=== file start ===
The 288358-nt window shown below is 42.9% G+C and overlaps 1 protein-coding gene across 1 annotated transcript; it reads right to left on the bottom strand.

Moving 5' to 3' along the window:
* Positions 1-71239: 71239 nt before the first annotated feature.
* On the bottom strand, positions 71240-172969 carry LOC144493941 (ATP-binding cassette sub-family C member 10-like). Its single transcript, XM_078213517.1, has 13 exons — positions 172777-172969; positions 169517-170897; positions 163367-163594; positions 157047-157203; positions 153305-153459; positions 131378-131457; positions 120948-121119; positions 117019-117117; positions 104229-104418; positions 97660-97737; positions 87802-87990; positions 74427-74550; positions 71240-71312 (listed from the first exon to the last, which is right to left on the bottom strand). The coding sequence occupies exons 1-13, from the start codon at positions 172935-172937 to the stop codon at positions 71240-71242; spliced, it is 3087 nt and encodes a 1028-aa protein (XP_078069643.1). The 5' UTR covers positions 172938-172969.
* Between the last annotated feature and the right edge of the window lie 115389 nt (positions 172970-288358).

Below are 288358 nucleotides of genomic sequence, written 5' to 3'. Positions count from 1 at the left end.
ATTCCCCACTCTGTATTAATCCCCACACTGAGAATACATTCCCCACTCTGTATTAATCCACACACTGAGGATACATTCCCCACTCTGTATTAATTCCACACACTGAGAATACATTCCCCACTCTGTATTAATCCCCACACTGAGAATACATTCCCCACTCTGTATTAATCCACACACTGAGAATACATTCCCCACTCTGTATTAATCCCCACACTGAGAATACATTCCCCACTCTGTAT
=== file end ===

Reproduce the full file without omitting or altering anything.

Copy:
The 288358-nt window shown below is 42.9% G+C and overlaps 1 protein-coding gene across 1 annotated transcript; it reads right to left on the bottom strand.

Moving 5' to 3' along the window:
* Positions 1-71239: 71239 nt before the first annotated feature.
* On the bottom strand, positions 71240-172969 carry LOC144493941 (ATP-binding cassette sub-family C member 10-like). Its single transcript, XM_078213517.1, has 13 exons — positions 172777-172969; positions 169517-170897; positions 163367-163594; positions 157047-157203; positions 153305-153459; positions 131378-131457; positions 120948-121119; positions 117019-117117; positions 104229-104418; positions 97660-97737; positions 87802-87990; positions 74427-74550; positions 71240-71312 (listed from the first exon to the last, which is right to left on the bottom strand). The coding sequence occupies exons 1-13, from the start codon at positions 172935-172937 to the stop codon at positions 71240-71242; spliced, it is 3087 nt and encodes a 1028-aa protein (XP_078069643.1). The 5' UTR covers positions 172938-172969.
* Between the last annotated feature and the right edge of the window lie 115389 nt (positions 172970-288358).

Below are 288358 nucleotides of genomic sequence, written 5' to 3'. Positions count from 1 at the left end.
ATTCCCCACTCTGTATTAATCCCCACACTGAGAATACATTCCCCACTCTGTATTAATCCACACACTGAGGATACATTCCCCACTCTGTATTAATTCCACACACTGAGAATACATTCCCCACTCTGTATTAATCCCCACACTGAGAATACATTCCCCACTCTGTATTAATCCACACACTGAGAATACATTCCCCACTCTGTATTAATCCCCACACTGAGAATACATTCCCCACTCTGTAT